Restaurant Working Conditions Revealed in New Book “Behind the Kitchen Door”
By Mel Fabrikant Saturday, February 09, 2013, 03:41 PM EST
How do restaurant workers live on some of the lowest wages in America? And how do poor working conditions—discriminatory labor practices, exploitation, and unsanitary kitchens— affect the meals that arrive at our restaurant tables? Saru Jayaraman, who launched the national restaurant workers’ organization,Restaurant Opportunities Centers United, sets out to answer these questions by following the lives of restaurant workers in New York City, Washington, D.C., Philadelphia, Chicago, Los Angeles, Houston, Miami, Detroit, and New Orleans.
Revealing Look at How Over 10 million Work in the Food Service Industry Under Lower Labor Standards than Majority of Workforce
Author: Saru Jayaraman, Release Date: February 12, 2012, from Cornell University Press
"A must-read for anyone who eats at restaurants.” —Danny Glover
Blending personal narrative and investigative journalism, Jayaraman shows us that the quality of the food that arrives at our restaurant tables depends not only on the sourcing of the ingredients. Our meals benefit from the attention and skill of the people who chop, grill, sauté, and serve. Behind the Kitchen Door is a groundbreaking exploration of the political, economic, and moral implications of dining out. Jayaraman focuses on the stories of individuals, like Daniel, who grew up on a farm in Ecuador and sought to improve the conditions for employees at Del Posto; the treatment of workers behind the scenes belied the high-toned Slow Food ethic on display in the front of the house.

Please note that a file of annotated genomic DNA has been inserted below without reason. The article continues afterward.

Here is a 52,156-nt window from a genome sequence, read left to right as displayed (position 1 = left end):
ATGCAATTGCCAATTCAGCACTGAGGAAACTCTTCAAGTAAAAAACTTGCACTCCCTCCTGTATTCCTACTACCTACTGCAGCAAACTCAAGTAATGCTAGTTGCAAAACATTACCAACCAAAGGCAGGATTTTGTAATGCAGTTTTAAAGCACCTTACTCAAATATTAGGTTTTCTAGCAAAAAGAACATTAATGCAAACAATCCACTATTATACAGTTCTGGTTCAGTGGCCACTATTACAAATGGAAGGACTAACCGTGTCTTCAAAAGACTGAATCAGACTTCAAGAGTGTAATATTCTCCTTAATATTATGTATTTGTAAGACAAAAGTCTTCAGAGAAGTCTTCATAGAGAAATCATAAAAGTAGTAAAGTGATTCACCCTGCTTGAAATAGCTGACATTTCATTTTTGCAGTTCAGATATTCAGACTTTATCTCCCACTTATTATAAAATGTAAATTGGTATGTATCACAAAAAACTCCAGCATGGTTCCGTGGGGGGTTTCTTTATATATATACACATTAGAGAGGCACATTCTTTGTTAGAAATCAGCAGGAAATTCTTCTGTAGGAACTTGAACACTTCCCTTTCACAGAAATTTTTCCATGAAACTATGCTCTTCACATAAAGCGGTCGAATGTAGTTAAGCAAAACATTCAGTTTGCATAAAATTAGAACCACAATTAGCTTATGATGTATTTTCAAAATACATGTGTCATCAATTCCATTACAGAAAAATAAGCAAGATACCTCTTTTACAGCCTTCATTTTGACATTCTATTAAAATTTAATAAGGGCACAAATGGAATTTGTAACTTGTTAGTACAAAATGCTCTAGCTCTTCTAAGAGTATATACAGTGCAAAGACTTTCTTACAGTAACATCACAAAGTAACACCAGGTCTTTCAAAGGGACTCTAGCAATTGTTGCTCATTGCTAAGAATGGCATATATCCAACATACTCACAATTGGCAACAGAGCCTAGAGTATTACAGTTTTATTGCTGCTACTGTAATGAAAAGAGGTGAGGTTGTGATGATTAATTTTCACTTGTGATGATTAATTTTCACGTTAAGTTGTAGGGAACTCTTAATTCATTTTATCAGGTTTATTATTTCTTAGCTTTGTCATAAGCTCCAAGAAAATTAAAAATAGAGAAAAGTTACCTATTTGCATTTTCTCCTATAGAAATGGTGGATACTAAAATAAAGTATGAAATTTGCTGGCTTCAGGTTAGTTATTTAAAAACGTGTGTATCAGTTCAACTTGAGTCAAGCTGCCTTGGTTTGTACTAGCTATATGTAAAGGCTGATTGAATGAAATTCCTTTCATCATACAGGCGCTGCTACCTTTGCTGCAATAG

Increasingly, Americans are choosing to dine at restaurants that offer organic, fair-trade, and free-range ingredients for reasons of both health and ethics. Yet few of these diners are aware of the working conditions at the restaurants themselves. But whether you eat haute cuisine or fast food, the well being of restaurant workers is a pressing concern, affecting our health and safety, local economies, and thelife of our communities.
Highlighting the roles of the 10 million people, many immigrants, many people of color, who bring their passion, tenacity, and vision to the American dining experience, Jayaraman sets out a bold agenda to raise the living standards of the nation’s second-largest private sector workforce—and ensure that dining out is a positive experience on both sides of the kitchen door.
About the Author
Saru Jayaraman is cofounder and co-director of the Restaurant Opportunities Centers United and director of the Food Labor Research Center at University of California, Berkeley.